Highest child mortality in West, C Africa
13 September 2013, 09:47
Cape Town - West and Central Africa have the world's highest
mortality rate for children under the age of 5, the UN children's fund, Unicef,
announced on Friday.
One out of eight children under 5 die in the region,
according to the report. That's almost a third of the 6.6 million children
under 5 who died worldwide in 2012.
"It's a challenge for a child to be born in West or
Central Africa. Its chances of survival are much lower than anywhere else in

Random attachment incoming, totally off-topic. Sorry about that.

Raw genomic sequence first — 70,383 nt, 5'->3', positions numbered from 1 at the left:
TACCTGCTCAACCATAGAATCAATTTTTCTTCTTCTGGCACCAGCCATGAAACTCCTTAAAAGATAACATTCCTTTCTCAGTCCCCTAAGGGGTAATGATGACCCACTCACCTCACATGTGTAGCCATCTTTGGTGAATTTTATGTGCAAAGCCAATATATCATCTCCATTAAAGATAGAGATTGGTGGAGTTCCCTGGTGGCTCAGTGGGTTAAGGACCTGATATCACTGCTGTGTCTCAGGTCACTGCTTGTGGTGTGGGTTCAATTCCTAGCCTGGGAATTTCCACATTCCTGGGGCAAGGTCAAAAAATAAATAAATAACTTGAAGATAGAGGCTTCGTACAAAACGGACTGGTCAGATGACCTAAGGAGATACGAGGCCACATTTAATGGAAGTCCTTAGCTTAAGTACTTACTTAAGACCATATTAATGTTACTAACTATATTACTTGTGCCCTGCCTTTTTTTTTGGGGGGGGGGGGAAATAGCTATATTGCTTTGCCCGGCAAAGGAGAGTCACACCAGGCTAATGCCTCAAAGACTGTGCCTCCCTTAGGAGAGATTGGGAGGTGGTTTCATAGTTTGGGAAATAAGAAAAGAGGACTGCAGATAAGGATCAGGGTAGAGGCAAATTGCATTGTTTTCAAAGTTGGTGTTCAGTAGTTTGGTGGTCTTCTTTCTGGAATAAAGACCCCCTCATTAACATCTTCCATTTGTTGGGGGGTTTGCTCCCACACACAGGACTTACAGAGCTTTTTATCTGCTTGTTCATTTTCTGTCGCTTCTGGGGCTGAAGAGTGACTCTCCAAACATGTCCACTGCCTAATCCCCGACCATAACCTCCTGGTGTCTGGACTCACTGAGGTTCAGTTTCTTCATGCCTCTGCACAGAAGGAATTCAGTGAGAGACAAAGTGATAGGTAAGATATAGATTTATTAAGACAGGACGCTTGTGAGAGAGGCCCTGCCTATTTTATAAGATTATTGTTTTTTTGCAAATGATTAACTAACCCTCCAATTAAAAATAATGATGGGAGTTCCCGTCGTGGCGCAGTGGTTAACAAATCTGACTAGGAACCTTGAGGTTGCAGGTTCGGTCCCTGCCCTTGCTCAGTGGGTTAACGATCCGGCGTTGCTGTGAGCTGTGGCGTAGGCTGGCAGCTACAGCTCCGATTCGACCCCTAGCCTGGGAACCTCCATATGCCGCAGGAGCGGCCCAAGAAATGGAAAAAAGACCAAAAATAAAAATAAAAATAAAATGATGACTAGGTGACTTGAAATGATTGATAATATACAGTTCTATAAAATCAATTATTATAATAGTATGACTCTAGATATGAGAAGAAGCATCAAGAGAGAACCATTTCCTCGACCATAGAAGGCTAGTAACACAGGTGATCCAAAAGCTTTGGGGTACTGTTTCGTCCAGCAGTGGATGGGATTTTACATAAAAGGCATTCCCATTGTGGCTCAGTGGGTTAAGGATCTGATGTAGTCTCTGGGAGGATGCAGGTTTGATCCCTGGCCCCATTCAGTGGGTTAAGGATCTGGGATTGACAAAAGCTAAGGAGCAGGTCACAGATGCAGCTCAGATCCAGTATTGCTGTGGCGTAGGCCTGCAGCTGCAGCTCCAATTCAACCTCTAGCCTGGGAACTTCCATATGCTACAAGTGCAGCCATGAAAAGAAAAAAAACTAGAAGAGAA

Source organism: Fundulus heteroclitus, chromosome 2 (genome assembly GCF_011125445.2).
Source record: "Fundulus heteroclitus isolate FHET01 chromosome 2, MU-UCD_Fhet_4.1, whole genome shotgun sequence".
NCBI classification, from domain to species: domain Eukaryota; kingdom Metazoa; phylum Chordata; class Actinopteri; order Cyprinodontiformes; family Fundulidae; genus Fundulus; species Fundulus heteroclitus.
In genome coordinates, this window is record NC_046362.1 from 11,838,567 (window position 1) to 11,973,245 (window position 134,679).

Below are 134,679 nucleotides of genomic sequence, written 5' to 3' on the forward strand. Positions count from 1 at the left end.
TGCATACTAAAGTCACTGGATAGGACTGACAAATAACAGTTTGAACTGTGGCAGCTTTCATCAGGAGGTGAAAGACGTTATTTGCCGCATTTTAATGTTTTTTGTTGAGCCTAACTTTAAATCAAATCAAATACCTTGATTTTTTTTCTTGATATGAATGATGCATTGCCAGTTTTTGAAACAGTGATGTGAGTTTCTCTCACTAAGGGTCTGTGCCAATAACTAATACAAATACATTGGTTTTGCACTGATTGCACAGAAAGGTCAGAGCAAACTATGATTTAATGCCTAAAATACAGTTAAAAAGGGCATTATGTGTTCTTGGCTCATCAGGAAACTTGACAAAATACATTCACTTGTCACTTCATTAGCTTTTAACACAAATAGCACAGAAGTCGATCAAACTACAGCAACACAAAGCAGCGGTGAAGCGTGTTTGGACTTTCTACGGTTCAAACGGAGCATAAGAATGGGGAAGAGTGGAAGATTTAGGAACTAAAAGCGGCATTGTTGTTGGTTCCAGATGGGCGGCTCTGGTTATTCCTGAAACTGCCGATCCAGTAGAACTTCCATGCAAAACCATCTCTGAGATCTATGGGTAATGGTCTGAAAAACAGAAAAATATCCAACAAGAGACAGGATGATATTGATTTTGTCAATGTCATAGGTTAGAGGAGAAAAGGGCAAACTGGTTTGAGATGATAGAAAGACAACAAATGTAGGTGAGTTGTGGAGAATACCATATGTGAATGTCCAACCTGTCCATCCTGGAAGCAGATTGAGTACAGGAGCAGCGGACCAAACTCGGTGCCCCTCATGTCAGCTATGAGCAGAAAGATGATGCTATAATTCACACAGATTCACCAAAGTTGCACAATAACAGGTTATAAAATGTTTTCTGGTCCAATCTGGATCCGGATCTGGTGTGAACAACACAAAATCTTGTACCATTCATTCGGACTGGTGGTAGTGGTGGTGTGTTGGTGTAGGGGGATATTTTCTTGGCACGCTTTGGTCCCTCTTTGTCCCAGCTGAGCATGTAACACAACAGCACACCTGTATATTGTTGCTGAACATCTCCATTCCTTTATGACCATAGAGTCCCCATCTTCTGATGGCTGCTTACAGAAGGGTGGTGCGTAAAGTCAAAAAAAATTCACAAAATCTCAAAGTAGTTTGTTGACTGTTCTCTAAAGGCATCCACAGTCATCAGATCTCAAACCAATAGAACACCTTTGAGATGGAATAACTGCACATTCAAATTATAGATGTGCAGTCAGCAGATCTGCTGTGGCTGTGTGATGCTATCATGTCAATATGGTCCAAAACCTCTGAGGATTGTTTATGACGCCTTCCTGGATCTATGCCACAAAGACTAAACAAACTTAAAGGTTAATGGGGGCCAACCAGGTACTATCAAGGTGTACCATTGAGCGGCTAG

the world," Guido Borghese, Unicef regional adviser on child survival and
development told dpa via telephone from Dakar, Senegal.
The region has made the least progress on child survival in
the past two decades, compared to other parts of the world.
pneumonia, diarrhea and malaria are the leading causes of
death, followed by malnutrition, according to Unicef.
A high number of deaths was also reported in the first month
of life, due to lack of health services, infrastructure and trained staff.
A combination of political instability, high population
growth and natural disasters were the key reasons for high child mortality
rates in West and Central Africa, Borghese explained.
"The population is unable to absorb the shock of these
situations," said Borghese.
"In Mali, for example, the national health system has
been affected by [18 months of political] crisis. We expect child mortality
figures to increase due to the conflict," he added.